According to Korean officials, the Hong Kong-flagged Winmore loaded 14,000 tons of petroleum product at the South Korean port of Yeosu in October 2017. On October 15, she got under way for Taiwan. However, she allegedly made four high-seas transfers to other vessels during her voyage, including a 600-ton transfer to the North Korean ship Sam Jong 2 on October 19.
On November 24, 2017, port officials at Yeosu detained the Winmore on allegations of carrying out a banned high seas transfer. The sale of petroleum to North Korea is broadly prohibited under UN Security Council sanctions related to the nation's nuclear program.
Shipowner Win More Shipping maintains that the charterer, identified as Taiwan-based Billions Bunker Group, never informed it of the vessel's illicit activities. Billions' owner, Chen Shih-hsien, has been charged with forgery in connection with an allegedly false assertion about the Lighthouse Winmore's destination.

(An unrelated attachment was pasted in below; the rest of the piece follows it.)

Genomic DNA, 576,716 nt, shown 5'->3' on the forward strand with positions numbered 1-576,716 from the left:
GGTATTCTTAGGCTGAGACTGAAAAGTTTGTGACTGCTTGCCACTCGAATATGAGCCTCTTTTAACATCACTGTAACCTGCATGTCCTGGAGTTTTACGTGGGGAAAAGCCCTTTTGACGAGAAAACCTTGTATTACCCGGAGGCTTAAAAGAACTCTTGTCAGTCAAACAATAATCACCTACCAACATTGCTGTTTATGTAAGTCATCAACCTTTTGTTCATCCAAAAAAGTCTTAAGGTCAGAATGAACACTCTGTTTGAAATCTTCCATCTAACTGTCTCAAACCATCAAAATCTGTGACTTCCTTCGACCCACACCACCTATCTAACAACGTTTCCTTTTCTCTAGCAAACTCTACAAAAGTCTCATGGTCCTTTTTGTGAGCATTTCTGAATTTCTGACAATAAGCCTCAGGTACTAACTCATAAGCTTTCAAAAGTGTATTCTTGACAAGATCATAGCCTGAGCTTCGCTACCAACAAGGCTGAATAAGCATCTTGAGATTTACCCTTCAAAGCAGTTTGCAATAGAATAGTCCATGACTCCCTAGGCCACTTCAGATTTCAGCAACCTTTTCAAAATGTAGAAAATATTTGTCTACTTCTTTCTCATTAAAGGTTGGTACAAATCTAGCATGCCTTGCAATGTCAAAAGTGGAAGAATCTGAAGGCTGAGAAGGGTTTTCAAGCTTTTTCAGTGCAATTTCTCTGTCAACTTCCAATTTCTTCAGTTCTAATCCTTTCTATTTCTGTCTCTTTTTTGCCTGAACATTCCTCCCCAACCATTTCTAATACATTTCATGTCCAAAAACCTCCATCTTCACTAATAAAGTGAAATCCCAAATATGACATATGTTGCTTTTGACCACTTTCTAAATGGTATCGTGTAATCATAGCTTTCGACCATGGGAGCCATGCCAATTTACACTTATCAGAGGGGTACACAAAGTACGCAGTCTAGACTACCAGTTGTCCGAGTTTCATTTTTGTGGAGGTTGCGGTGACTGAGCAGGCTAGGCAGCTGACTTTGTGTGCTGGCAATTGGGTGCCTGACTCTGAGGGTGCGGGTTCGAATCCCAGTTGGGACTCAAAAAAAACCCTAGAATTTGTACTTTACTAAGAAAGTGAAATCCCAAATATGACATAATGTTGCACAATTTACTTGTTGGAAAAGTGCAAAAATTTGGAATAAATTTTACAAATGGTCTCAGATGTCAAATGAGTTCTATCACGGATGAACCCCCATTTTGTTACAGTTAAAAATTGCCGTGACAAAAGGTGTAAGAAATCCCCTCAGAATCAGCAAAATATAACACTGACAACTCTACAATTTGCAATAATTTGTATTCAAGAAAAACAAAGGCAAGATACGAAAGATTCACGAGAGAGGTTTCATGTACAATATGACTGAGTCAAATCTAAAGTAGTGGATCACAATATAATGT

Win More Shipping claims that Hong Kong's Marine Department now intends to deregister the vessel by August 22, leaving the tanker and her 25 crewmembers stranded in South Korea. In a court filing, Win More said that Korean authorities might be willing to release the vessel if Hong Kong requested a waiver from the United Nations; by failing to make the request, Win More suggests, Hong Kong is not doing enough to win the vessel's freedom.
The ship's Equasis record shows that her classification was withdrawn in March and has not been renewed.